Kind regards,

Leia

It is a delicate balance between increasing the low frequency and noise reduction. Too much noise reduction and you lose the low tones. Too much low frequency boost and noise becomes a bigger problem. In addition, too much low boost and you can end up masking the mids & highs (which would probably make it even harder to hear the children since that’s where speech mostly is). Too much amplification with an open fit & you will trigger feedback.

IMHO, RIC Aids (aka RITE) are to some extent, just the latest fad in HAs along with bluetooth) and just because it is the newest thing on the block, does not make it the best for all losses. I have a low freq loss as I said, similar to yours and I do have RITE Aids (EpoqXWs) but I was really on the fence about keeping them and am still considering asking the AUD to swap them for standard BTEs in order to simplify getting a good custom mold fit.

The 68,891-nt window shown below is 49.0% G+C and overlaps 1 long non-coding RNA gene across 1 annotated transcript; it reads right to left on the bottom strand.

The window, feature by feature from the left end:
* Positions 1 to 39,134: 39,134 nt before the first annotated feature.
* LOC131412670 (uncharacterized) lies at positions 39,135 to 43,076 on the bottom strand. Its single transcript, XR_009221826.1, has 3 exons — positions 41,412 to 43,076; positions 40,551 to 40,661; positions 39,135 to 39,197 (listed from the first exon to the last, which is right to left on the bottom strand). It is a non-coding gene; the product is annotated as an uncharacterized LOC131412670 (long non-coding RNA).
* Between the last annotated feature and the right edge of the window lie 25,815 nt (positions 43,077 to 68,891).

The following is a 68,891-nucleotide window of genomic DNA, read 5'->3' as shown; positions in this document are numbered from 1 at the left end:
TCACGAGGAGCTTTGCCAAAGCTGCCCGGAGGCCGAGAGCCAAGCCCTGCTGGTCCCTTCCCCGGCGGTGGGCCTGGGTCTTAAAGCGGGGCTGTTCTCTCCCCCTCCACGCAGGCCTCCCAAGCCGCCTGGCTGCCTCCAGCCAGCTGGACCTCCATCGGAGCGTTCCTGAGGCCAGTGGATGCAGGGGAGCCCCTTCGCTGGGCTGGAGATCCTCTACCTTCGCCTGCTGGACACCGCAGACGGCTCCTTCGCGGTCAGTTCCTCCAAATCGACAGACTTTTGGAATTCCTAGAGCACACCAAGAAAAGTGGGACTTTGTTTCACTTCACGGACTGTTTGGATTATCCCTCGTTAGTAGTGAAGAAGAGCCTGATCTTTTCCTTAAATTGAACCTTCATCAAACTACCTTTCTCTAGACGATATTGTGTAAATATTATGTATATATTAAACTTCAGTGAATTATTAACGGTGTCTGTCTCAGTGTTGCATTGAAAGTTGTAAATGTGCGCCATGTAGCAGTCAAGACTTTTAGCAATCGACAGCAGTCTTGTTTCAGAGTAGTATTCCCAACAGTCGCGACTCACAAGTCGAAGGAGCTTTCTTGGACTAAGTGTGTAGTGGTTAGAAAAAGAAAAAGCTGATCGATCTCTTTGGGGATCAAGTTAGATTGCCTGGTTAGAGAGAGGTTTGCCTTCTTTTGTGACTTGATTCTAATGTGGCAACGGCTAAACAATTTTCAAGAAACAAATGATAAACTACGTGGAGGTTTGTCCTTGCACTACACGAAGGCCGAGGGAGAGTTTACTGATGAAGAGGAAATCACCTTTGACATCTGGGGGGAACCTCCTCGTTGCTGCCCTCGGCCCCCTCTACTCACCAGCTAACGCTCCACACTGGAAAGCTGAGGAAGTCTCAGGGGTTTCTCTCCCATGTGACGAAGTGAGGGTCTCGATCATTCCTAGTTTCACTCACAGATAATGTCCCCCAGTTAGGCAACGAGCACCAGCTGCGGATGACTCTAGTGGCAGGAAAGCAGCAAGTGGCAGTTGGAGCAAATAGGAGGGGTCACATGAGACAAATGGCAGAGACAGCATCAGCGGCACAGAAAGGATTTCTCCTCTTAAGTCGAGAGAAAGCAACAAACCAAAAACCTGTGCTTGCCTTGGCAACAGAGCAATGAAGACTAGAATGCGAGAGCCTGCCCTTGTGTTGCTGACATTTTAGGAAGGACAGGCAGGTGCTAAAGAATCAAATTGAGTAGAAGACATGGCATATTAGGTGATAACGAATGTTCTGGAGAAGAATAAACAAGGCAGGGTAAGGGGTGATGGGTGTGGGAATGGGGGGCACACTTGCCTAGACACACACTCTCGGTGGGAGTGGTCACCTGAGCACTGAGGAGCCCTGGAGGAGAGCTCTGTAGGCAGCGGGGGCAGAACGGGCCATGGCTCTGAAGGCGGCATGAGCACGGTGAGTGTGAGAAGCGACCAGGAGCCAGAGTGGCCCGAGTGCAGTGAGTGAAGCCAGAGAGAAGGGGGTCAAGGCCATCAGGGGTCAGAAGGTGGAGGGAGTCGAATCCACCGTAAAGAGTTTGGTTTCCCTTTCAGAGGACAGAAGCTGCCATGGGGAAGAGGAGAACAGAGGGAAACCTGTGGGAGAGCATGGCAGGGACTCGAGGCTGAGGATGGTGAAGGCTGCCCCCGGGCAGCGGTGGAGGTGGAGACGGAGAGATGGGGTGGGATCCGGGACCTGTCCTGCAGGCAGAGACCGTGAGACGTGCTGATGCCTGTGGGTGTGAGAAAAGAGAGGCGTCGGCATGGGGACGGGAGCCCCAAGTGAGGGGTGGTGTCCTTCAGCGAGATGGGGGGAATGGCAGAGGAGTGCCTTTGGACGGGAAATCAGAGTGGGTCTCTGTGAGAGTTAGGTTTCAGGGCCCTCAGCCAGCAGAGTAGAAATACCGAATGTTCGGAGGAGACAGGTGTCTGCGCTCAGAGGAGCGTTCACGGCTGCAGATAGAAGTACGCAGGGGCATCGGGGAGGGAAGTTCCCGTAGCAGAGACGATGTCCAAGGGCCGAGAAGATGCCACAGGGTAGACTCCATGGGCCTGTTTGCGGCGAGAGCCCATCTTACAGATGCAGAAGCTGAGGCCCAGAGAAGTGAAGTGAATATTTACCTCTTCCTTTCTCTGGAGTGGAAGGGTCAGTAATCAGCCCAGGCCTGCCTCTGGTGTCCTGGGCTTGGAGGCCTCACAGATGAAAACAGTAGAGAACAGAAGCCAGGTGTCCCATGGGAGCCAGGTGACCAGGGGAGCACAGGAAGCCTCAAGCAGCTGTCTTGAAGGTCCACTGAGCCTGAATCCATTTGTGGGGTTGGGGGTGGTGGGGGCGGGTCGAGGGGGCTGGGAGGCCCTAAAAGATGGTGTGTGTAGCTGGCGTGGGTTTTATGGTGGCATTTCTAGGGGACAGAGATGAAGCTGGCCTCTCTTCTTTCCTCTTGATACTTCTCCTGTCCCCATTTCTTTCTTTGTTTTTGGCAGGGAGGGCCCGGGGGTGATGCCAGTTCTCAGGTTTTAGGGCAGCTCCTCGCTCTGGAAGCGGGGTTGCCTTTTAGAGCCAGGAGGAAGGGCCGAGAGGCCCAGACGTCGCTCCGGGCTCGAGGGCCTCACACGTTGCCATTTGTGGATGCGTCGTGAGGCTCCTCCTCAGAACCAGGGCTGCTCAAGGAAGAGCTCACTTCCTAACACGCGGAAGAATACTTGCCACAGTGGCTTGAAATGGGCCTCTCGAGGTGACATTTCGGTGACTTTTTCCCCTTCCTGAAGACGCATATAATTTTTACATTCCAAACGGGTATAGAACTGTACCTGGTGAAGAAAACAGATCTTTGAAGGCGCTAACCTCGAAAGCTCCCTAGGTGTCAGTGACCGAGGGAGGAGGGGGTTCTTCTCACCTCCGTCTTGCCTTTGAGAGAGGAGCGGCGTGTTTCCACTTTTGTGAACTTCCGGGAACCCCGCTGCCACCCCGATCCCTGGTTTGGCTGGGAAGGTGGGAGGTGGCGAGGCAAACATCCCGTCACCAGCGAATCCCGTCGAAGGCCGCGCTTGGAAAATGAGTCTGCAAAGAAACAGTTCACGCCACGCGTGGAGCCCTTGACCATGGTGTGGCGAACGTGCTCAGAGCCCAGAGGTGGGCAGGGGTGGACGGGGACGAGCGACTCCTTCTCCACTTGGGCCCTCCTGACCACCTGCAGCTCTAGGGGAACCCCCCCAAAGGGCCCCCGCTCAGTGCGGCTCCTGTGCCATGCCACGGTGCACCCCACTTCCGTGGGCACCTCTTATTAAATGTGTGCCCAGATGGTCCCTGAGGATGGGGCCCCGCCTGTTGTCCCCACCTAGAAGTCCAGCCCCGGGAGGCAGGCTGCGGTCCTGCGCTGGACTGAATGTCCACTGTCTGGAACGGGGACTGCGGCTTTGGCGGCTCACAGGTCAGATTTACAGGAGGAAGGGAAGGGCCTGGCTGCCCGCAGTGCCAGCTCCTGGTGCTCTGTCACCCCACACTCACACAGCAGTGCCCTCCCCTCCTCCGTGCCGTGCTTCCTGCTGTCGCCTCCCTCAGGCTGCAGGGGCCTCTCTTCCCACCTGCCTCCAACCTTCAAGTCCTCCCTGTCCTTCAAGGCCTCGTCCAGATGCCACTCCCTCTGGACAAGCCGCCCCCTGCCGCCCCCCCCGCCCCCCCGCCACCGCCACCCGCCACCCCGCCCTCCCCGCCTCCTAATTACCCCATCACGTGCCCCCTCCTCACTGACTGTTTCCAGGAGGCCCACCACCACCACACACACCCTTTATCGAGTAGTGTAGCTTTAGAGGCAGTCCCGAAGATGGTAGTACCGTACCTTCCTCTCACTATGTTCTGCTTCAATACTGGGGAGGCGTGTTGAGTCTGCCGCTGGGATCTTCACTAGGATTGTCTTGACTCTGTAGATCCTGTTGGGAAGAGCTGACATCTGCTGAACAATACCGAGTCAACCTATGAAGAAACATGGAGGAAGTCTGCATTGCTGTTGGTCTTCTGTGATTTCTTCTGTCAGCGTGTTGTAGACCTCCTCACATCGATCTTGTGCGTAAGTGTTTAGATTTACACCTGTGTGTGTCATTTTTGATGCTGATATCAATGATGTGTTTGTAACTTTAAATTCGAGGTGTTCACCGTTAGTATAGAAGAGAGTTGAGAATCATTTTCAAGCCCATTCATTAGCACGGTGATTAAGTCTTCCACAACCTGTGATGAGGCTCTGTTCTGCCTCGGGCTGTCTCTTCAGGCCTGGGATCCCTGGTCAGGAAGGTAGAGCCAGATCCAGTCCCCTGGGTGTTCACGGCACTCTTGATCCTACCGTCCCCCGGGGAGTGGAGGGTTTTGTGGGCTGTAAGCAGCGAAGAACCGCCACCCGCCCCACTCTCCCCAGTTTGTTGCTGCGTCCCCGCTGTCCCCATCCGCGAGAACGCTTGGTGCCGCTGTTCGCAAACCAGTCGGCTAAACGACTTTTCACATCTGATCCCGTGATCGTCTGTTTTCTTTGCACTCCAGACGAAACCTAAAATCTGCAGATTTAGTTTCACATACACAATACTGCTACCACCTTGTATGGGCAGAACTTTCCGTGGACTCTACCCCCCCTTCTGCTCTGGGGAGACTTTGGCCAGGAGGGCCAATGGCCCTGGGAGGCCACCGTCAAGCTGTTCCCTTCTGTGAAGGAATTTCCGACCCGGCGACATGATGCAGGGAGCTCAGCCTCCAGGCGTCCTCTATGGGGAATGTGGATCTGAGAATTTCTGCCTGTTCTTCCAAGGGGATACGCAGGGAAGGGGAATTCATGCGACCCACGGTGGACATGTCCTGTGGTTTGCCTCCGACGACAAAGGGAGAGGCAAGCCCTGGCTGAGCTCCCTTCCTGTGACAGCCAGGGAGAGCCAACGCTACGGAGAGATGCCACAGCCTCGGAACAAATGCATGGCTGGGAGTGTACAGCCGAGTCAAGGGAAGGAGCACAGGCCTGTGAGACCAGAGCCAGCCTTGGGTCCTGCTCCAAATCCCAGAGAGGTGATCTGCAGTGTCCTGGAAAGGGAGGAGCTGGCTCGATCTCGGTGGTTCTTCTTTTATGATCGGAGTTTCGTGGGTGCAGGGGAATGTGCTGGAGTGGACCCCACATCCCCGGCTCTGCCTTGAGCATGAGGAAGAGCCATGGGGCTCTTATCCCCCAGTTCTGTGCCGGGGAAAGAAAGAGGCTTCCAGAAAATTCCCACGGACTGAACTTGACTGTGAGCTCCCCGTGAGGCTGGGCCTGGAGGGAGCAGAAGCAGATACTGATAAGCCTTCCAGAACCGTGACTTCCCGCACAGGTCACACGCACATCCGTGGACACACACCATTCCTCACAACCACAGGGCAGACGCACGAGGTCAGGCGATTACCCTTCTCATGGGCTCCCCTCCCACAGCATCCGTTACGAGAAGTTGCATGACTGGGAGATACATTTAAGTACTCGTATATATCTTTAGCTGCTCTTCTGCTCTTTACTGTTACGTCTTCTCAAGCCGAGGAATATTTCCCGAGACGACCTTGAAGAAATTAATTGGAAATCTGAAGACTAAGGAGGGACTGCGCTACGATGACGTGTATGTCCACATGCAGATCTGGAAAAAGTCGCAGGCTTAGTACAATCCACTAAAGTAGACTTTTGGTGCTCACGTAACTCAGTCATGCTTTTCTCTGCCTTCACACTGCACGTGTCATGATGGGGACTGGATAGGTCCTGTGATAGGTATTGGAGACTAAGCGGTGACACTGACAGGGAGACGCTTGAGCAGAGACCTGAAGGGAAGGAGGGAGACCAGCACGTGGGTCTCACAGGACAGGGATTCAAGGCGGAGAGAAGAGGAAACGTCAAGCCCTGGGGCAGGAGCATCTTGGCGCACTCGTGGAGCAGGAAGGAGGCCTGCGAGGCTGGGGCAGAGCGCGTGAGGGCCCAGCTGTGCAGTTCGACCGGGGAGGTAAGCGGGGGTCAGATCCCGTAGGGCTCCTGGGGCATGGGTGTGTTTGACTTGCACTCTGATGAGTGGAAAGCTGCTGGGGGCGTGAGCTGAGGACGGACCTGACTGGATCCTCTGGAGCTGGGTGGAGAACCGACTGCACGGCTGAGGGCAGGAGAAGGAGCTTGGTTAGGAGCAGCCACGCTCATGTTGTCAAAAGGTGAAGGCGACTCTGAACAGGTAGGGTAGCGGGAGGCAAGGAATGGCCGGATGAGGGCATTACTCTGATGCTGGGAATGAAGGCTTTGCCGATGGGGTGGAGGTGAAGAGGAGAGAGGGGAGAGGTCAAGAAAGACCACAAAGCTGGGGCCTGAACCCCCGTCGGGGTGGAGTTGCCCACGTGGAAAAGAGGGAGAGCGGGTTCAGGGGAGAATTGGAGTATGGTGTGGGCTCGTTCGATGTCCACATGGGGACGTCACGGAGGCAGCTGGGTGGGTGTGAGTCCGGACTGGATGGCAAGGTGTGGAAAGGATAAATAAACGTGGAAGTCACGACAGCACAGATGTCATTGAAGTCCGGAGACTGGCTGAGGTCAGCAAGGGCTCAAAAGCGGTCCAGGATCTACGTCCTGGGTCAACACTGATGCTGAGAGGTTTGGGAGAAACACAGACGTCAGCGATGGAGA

(When I spoke to someone 2 years ago (when RITEs were not as heavily marketed), they did not recommend them for low frequency losses)

The original theory with RIC(aka RITE) aids, was that placing the speaker in the ear would reduce the high frequency resonance that can develop in the thin tubes & provide a smoother frequency response. Also, it was thought that moving the speaker farther away from the mics would allow more amplification (gain) without producing feedback. However when coupled with an open fit dome, the path for sound to “leak” from your ears back to the mics and cause feedback is still there…
Here is a link to article on benefits of RICs & feedback…
http://www.audiologyonline.com/theHearingJournal/pdfs/hj2008_01_p28-34.pdf

Standard BTEs with a tube (non-rite), might give you a longer, larger space for the Low frequency sounds to develop. With a speaker in ear, the space left for the sound to travel is smaller.